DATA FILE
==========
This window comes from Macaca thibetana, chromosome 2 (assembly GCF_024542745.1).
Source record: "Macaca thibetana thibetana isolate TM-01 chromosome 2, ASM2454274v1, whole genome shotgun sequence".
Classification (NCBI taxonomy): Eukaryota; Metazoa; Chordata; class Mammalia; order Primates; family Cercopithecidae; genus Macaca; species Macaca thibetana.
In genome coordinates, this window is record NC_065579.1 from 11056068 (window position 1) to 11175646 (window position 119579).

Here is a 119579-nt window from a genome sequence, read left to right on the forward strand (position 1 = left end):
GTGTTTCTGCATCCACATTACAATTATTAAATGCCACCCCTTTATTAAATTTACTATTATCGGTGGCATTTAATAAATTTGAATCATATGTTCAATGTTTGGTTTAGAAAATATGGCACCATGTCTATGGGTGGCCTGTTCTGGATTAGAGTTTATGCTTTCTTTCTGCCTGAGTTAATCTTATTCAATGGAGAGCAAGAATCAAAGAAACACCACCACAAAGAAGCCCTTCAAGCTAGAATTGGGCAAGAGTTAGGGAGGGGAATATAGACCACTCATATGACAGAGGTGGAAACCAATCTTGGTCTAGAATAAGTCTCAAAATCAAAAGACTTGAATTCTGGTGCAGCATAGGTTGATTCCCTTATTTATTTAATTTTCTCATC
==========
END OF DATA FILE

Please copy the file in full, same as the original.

This window comes from Macaca thibetana, chromosome 2 (assembly GCF_024542745.1).
Source record: "Macaca thibetana thibetana isolate TM-01 chromosome 2, ASM2454274v1, whole genome shotgun sequence".
Classification (NCBI taxonomy): Eukaryota; Metazoa; Chordata; class Mammalia; order Primates; family Cercopithecidae; genus Macaca; species Macaca thibetana.
In genome coordinates, this window is record NC_065579.1 from 11056068 (window position 1) to 11175646 (window position 119579).

Here is a 119579-nt window from a genome sequence, read left to right on the forward strand (position 1 = left end):
GTGTTTCTGCATCCACATTACAATTATTAAATGCCACCCCTTTATTAAATTTACTATTATCGGTGGCATTTAATAAATTTGAATCATATGTTCAATGTTTGGTTTAGAAAATATGGCACCATGTCTATGGGTGGCCTGTTCTGGATTAGAGTTTATGCTTTCTTTCTGCCTGAGTTAATCTTATTCAATGGAGAGCAAGAATCAAAGAAACACCACCACAAAGAAGCCCTTCAAGCTAGAATTGGGCAAGAGTTAGGGAGGGGAATATAGACCACTCATATGACAGAGGTGGAAACCAATCTTGGTCTAGAATAAGTCTCAAAATCAAAAGACTTGAATTCTGGTGCAGCATAGGTTGATTCCCTTATTTATTTAATTTTCTCATC